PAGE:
John Scribner (@Scribdecahedron) said:
You’re providing an excellent service here, and I really hope you keep it up! I have found your reviews to be invaluable in picking out which bios I want to include in my own reading list. Thanks for doing what you do!
Thanks for the great feedback and rest assured I’m having a blast. If/when you read a biography from my list (whether completed or to-come) please let me know what you thought. For books I’ve already read I’m always interested to hear whether someone thinks I’ve missed the boat entirely, or hit the nail dead-center.
I came late to the party but am enjoying following along your journey. I have used a couple of your summary posts to determine which biographies to purchase and which to let be. Can’t wait to see the numbers in part 2.
Your second-to-last “surprise” (about reading an event ten or twelve times) resonates. That’s part of why I love reading history. It’s a rewarding challenge to try to understand multiple perspectives. I’m enjoying reading yours.
Liz Parrott said:
I love your blog! Even though I write about kid lit about politics, it helps to read what you say about adult books in the same genre. As an adult, I’m very interested in James Madison right now, and when it came time to buy a book about him, I went straight to your blog.
I agree completely about the time it takes to write a review. It takes a lot of work to get it right. I enjoy writing, though, so part of the fun is sharpening my writing skills in this new genre of book reviewing.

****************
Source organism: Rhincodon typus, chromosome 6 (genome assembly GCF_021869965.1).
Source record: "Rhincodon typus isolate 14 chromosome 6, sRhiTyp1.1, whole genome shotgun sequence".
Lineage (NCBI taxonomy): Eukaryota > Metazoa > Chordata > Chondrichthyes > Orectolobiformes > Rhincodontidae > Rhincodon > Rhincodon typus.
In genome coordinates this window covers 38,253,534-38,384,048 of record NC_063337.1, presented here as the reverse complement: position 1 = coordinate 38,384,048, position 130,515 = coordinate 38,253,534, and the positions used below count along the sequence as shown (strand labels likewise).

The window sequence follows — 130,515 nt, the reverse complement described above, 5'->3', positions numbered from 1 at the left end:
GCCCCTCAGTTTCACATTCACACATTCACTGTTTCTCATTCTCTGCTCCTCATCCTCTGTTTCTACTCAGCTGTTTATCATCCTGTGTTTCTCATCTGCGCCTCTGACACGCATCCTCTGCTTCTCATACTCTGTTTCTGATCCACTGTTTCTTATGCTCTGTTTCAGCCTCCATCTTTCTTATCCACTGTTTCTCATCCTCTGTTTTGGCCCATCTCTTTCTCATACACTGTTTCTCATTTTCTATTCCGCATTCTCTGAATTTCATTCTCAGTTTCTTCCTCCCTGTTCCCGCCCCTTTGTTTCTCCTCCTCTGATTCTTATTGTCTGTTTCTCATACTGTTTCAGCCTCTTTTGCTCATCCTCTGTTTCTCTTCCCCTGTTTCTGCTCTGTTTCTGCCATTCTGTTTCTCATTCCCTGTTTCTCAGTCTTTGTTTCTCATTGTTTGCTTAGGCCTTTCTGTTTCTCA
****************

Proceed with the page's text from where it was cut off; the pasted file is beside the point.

Thanks so much!
History always fascinated me especially in high school. While I read fiction avidly, with non-fiction somehow, the book gets laid aside and forgotten as I get busy with other tasks… I really enjoy reading your reviews of the various books you are reading on presidential biographies. I am hoping to add an item to my 2014 resolution to pick up one of these books and see it through before the year is out!
Congrats on the 1 year accomplishment and best wishes for the next. I have been enjoying following your journey and have added a few to my own reading adventure – especially about those who are not frequently written about.
Matt Thurston said:
Where’s the page where you list the 125 biographies you own or plan to read?? Can you publish for those of us who want to “read ahead”?
Not sure how you are going to pick among the scores written about Lincoln, TR, FDR, and JFK. Good luck!
As for my own very modest list, I’ve enjoyed the following:
The Rise of Theodore Roosevelt by Edmund Morris
Theodore Rex by Edmund Morris
Truman by David McCullough
John Adams by David McCullough
Lincoln by David Herbert Donald
His Excellency: George Washington by Joseph Ellis
Wilson by A. Scott Berg
With plans to read many more. And I’ll be coming HERE for recommendations!!
Check ***The Best Presidential Biographies*** along the top menu bar for the full list (of 170 now, I believe). My answer on Lincoln, TR, FDR, etc. is to read as many as I can manage! Everything you listed is on my list (two down, several to go I see, and you appear to have listed many of the very best!)